This is what the ground looked like after inSight landed on Mars
When InSight landed on Mars on Nov. 26th, 2018, it deployed a parachute to slow its descent through the thin Martian atmosphere. As it approached the surface, it fired its retro rocket to slow it even more, and then gently touched down on the surface. As it did so, its retro rockets excavated two small pits in the Martian soil.
Once InSight was settled on the smooth surface of Elysium Planitia, it took stock of its surroundings and checked out its systems. On December 14th, the 18th Martial day (sol) of the lander's projected 709 sol mission, it used its Instrument Deployment Camera (IDC) to capture this image of the gnarly Martian surface. Clearly visible are two pits excavated by the landers rockets.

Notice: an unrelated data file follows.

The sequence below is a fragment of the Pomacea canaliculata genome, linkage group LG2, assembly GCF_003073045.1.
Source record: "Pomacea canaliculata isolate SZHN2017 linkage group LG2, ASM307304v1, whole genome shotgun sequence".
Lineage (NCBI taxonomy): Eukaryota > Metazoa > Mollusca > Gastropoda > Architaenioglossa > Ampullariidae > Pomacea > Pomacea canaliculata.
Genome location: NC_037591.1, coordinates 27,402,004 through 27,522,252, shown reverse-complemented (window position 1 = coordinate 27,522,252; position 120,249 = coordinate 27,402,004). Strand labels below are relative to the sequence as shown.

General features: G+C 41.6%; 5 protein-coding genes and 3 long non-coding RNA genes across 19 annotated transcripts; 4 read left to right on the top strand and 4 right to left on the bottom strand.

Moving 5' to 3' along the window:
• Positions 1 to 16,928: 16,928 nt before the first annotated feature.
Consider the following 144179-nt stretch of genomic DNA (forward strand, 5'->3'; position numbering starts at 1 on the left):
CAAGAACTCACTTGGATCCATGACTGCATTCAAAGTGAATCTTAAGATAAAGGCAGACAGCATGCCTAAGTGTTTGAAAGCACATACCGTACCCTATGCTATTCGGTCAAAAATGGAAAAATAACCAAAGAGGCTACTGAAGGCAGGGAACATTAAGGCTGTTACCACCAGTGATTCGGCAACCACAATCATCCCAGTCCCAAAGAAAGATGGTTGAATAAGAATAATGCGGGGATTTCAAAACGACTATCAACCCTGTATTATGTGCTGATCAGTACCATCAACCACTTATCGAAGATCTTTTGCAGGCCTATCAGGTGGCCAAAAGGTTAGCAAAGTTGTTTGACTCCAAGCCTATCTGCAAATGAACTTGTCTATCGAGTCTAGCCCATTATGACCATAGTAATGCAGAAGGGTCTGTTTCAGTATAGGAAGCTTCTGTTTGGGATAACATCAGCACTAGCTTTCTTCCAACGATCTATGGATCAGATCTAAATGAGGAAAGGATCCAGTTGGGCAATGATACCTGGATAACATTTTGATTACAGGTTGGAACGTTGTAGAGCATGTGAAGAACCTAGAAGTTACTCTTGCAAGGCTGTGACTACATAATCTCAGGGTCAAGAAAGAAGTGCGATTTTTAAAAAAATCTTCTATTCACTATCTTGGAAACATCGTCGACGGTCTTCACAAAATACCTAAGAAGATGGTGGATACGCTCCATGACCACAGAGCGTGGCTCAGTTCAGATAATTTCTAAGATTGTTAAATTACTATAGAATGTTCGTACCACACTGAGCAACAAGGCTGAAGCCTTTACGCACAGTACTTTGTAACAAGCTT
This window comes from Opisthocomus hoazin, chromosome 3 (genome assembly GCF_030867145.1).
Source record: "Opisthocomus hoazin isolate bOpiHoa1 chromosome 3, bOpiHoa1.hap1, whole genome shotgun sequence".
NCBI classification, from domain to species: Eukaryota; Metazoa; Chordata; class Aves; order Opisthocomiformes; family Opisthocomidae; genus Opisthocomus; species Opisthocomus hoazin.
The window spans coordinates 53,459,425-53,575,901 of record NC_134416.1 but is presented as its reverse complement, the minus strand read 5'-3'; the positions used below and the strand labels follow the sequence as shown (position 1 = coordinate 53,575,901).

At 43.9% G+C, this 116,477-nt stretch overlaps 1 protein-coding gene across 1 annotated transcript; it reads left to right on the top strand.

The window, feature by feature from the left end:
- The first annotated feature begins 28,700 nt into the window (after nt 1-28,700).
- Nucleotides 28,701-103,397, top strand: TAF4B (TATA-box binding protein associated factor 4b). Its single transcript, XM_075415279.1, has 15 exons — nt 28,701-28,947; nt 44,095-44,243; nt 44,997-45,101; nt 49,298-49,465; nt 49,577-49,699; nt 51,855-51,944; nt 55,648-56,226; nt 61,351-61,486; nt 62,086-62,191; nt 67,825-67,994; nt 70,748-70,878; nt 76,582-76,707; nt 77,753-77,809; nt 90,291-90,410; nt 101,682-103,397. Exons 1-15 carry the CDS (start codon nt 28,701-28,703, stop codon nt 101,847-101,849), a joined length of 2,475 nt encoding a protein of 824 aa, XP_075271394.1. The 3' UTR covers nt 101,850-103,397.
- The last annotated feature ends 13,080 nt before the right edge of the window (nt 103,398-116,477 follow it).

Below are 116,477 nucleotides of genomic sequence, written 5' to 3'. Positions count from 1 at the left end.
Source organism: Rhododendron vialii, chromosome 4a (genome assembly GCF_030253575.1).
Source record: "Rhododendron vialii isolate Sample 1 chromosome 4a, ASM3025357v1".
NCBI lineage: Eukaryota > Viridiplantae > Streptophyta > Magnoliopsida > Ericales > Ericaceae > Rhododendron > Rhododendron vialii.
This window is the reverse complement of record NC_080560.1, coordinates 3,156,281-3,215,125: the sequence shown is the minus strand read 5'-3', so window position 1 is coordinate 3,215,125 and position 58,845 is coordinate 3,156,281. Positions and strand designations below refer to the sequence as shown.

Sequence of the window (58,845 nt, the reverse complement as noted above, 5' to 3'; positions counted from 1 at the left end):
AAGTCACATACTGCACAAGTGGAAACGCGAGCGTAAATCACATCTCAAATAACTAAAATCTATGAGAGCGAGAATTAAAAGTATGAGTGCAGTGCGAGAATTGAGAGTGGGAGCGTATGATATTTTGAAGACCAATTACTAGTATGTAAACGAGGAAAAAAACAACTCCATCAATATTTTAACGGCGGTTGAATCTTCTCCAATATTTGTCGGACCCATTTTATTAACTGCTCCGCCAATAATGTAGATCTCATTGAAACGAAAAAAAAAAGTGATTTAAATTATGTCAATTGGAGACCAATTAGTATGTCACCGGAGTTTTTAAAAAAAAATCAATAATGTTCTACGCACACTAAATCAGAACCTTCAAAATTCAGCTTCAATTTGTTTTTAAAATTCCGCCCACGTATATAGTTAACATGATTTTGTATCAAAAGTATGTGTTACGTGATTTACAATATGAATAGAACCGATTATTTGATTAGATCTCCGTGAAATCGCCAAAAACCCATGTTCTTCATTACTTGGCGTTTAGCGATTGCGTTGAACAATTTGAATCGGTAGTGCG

InSight's mission is to understand the internal structure of Mars. In turn, scientists will learn how Mars, and other rocky planets in the solar system, formed.
It's safe to say that InSight's primary instrument is the Heat Flow and Physical Properties Package (HP3.) HP3 has to hammer its way into the surface of Mars to do its job, and it's having problems. As reported in Universe Today last week, HP3, or the Mole, as its known, has stalled at a depth of about 30 cm (11.8 inches.)
NASA and DLR engineers are working on the problem, and they think that cavities have opened up between the Mole and the soil. Since the hammering action of the Mole relies on friction with the soil to penetrate to its required working depth, these cavities are creating problems. Engineers are going to try to use InSight's robotic arm to lift the Mole's support structure away from the probe.
Once they've lifted it away, they can get a better look into the hole and see what the problem is. They may also be able to use the arm to help the Mole work its way into the soil. The problem is, there's a risk of removing the Mole from the soil. And if that happens, it's likely game over. They have no way of gripping the Mole directly and placing it somewhere else.